I am so excited for the future! The future is as bright as our faith, and I have faith that I am going to get to love grandchildren and serve in my community in the not-too-distant future.
Action an antidote for anxiety
Some days I get anxious about the future. Some days I feel filled with anxiety. But one antidote to anxiety is action. I want to make a difference. I want to fill the world with love. I want to share the gospel. I will prepare now so that I can.
Here’s my spontaneous Saturday morning tutorial, for all of you sitting on the edge of your seats waiting to learn! 😂
So it’s a little awkward but hilarious. This is me as I look on a Saturday morning, hair pulled back and working clothes on. No need for make-up! Please pardon the filming–it would be better re-done, but who has time for that today? (I can hear my children saying, “Ain’t nobody got time for that!”) I have work to do!
Notes on the conversation during the video: We went to Asilomar for a family reunion. That’s where I met the cleaning woman at the laundry mat who told me about her health problems related to cleaning chemicals. She had to stop cleaning for a while, which was her full-time job, and then returned with natural cleaning products.
I have used vinegar before, but decided I wanted to use it all the time. Cheaper, simpler. I know that many people just use water with their Norwex rags. I don’t. I just want to know that it is absolutely sanitized. It is the TOILET after all.
I like Norwex cleaning cloths for specific jobs, but we don’t use them exclusively. They are pricey! We use old hand towels, socks that have holes in them, cut up t-shirts, and other rags for our cleaning. I don’t use paper towels very often, except in the kitchen with cooking. Why spend lots of money on cleaning?
The steps I used in this video are different from the card I prepared for my children. But it’s essentially the same, and I don’t care which order of steps my children clean it if they get it all clean.
We often begin a new scripture memorization at the beginning of the week during our scripture study. (We do so if we finished memorizing the verse from the week before–otherwise we usually keep working on it). This week we are starting to learn James 1:5-6 in French. I decided that the font was kind of small in the bathroom to be able to see from a few feet away, so I enlarged it and am just having it out in the bathroom instead of 3 languages on the same page. I also decided to switch out the poster above it when we start memorizing the verses it its corresponding language.
Click on the image above or here for a printable PDF of the verse in French (8″ x 11″ poster).
Click here for the printable PDF of the French poster for Ask.
Here’s the audio (non-native speaker, that’s me):
Next week (or in 2 weeks) we will learn the same verses German, which means that I need to get a recording of it and find out how to pronounce it! 😁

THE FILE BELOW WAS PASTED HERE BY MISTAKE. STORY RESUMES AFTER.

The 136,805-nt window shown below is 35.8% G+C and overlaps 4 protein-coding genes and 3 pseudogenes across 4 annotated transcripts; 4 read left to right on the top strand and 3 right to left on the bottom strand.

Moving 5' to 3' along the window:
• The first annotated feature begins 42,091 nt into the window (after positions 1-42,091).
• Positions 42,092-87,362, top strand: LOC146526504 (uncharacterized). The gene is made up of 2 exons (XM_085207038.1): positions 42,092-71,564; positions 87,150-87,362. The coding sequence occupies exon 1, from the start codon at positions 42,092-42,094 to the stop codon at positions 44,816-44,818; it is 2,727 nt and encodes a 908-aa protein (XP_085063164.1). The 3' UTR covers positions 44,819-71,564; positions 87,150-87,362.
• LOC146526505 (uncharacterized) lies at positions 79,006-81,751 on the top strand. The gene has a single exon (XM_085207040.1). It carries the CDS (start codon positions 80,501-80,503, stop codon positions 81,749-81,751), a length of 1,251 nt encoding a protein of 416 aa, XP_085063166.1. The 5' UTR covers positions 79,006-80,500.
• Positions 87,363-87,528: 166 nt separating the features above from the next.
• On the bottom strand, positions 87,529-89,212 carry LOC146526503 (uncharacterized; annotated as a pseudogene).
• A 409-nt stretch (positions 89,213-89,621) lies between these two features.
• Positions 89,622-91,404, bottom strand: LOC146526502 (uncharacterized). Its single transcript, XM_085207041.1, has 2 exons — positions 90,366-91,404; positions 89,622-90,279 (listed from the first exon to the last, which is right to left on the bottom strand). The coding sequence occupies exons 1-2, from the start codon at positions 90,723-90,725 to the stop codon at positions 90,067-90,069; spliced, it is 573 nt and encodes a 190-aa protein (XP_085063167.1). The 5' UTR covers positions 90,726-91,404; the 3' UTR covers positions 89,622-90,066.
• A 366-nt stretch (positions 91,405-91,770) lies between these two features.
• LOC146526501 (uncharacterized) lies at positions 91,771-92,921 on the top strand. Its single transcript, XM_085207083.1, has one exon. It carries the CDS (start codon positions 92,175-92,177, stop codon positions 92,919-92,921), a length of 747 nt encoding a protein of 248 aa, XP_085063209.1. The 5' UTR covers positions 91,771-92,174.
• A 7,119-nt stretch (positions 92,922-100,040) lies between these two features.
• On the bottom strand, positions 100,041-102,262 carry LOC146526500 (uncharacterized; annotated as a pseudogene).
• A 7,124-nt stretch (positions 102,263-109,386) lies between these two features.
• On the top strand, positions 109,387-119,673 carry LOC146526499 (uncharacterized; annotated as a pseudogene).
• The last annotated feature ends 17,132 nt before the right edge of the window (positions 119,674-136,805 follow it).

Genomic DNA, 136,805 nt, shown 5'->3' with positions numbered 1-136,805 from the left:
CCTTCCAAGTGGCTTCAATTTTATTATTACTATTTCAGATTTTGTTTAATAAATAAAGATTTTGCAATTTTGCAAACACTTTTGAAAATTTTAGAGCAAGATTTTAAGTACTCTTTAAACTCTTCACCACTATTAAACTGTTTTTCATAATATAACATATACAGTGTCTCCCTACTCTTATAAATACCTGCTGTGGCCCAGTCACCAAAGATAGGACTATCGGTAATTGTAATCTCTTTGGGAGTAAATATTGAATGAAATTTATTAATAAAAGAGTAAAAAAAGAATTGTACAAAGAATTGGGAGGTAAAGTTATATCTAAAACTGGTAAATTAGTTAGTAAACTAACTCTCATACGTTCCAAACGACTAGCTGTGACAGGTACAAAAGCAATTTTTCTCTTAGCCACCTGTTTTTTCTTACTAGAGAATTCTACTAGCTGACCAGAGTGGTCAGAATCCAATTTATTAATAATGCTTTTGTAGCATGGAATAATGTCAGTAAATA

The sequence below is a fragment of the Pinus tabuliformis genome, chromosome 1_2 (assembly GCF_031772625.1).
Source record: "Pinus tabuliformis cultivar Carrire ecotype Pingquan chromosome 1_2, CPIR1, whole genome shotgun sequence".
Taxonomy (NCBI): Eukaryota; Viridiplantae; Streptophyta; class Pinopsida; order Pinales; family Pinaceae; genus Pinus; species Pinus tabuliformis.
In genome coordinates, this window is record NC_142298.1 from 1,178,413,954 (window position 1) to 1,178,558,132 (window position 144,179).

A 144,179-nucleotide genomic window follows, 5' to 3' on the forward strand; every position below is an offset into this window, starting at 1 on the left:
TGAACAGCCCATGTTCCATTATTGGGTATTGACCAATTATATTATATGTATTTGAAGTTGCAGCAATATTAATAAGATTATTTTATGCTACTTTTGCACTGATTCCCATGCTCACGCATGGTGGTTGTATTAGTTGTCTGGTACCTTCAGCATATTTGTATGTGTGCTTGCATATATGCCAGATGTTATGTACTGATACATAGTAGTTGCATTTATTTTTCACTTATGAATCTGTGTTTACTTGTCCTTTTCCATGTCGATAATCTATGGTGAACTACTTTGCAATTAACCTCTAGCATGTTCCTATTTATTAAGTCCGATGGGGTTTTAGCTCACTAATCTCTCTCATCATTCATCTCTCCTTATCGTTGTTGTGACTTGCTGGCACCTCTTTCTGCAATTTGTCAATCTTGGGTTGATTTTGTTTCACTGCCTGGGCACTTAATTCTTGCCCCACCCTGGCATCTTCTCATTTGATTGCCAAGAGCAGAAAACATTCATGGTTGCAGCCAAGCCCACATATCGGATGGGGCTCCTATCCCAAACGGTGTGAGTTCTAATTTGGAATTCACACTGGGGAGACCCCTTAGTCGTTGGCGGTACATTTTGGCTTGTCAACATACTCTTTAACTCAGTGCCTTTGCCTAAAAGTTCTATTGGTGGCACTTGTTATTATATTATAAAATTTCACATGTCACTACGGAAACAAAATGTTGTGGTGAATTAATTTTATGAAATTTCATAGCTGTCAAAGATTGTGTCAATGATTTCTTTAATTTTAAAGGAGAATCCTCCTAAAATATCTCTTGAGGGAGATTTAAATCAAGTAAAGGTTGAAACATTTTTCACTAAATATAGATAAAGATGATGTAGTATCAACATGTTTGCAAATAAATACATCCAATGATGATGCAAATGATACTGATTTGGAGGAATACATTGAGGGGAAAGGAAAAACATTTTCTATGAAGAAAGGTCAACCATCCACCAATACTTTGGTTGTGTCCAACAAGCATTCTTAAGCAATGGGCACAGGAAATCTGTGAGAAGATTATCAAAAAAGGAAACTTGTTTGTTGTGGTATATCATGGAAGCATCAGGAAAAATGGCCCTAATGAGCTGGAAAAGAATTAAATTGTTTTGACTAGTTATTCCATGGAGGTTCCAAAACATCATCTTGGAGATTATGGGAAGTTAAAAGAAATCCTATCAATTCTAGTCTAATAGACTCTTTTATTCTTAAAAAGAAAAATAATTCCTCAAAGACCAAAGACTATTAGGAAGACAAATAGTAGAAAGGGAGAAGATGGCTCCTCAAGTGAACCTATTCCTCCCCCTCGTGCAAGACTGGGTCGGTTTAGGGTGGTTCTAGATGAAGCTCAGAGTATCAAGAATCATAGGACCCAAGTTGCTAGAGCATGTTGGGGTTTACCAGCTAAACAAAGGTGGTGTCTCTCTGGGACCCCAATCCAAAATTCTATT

Here were the successes: 2 of the 4 jobs got done before school.
This is our learning week, so we aren’t having natural consequences of not getting it done before school while we learn. (Should we ever? That is a good question.)
Thinking about it at 4 am
I woke up at 4 am (not on purpose, just how my body works) and considered what I still had yet to do to prepare for their success this morning: I needed to orient them to where the supplies were so they could get their jobs done quickly, as we’re asking. That meant I needed to have supplies there. .
Prepping the supplies
I went in and pulled out the mess from inside the cabinets and wiped the cupboard clean–enough for my purposes, as I didn’t have lots of time before they needed to start at 6 am. I put a basket of cleaning rags in one side of the cabinet and cleaning materials (vinegar, cleanser, toilet brush) in the plastic bin already there (a former biscotti container). I put the garbage can liners in a drawer on the other side of the cabinet.
In the other cabinet, I did the same: pulled out the mess, wiped out the cabinet, and put one extra folded bath mat in the back and the hand towels in the front. I restocked feminine hygiene supplies so the person whose job that is would know what it should look like when it is stocked. I left what mess could be easily taken care of by the children as they cleaned and took some other things out and put them away.
Orienting each child
The page pictured above wouldn’t print, so I explained to each child what the sign says and verbally walked them through their job.
They went to it.
There were a few questions and a few adjustments. I forgot something on a job (description) card, so I wrote it in after the fact and checked it off, since it got done. 😊
2 out of 4